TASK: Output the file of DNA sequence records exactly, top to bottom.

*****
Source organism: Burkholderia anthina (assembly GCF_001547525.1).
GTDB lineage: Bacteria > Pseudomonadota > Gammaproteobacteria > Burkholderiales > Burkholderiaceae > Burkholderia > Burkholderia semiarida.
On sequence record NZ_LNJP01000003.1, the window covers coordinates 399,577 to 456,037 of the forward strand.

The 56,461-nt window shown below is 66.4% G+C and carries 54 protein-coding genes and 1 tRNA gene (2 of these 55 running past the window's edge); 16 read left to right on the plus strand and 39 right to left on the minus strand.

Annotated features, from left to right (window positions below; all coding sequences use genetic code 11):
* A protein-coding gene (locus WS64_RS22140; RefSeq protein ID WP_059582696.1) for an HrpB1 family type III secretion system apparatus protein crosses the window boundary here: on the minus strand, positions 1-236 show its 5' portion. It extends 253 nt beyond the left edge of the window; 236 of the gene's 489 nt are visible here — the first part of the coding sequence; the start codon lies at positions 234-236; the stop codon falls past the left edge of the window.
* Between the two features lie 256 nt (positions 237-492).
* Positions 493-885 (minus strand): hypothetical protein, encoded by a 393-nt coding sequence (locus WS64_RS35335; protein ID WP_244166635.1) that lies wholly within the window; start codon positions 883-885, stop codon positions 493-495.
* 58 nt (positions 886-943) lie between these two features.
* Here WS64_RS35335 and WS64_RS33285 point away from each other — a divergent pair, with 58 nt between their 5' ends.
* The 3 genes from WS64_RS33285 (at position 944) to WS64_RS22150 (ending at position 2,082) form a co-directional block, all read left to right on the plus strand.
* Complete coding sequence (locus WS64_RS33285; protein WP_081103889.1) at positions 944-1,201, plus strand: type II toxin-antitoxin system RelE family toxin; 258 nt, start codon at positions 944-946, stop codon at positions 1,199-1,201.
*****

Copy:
Source organism: Burkholderia anthina (assembly GCF_001547525.1).
GTDB lineage: Bacteria > Pseudomonadota > Gammaproteobacteria > Burkholderiales > Burkholderiaceae > Burkholderia > Burkholderia semiarida.
On sequence record NZ_LNJP01000003.1, the window covers coordinates 399,577 to 456,037 of the forward strand.

The 56,461-nt window shown below is 66.4% G+C and carries 54 protein-coding genes and 1 tRNA gene (2 of these 55 running past the window's edge); 16 read left to right on the plus strand and 39 right to left on the minus strand.

Annotated features, from left to right (window positions below; all coding sequences use genetic code 11):
* A protein-coding gene (locus WS64_RS22140; RefSeq protein ID WP_059582696.1) for an HrpB1 family type III secretion system apparatus protein crosses the window boundary here: on the minus strand, positions 1-236 show its 5' portion. It extends 253 nt beyond the left edge of the window; 236 of the gene's 489 nt are visible here — the first part of the coding sequence; the start codon lies at positions 234-236; the stop codon falls past the left edge of the window.
* Between the two features lie 256 nt (positions 237-492).
* Positions 493-885 (minus strand): hypothetical protein, encoded by a 393-nt coding sequence (locus WS64_RS35335; protein ID WP_244166635.1) that lies wholly within the window; start codon positions 883-885, stop codon positions 493-495.
* 58 nt (positions 886-943) lie between these two features.
* Here WS64_RS35335 and WS64_RS33285 point away from each other — a divergent pair, with 58 nt between their 5' ends.
* The 3 genes from WS64_RS33285 (at position 944) to WS64_RS22150 (ending at position 2,082) form a co-directional block, all read left to right on the plus strand.
* Complete coding sequence (locus WS64_RS33285; protein WP_081103889.1) at positions 944-1,201, plus strand: type II toxin-antitoxin system RelE family toxin; 258 nt, start codon at positions 944-946, stop codon at positions 1,199-1,201.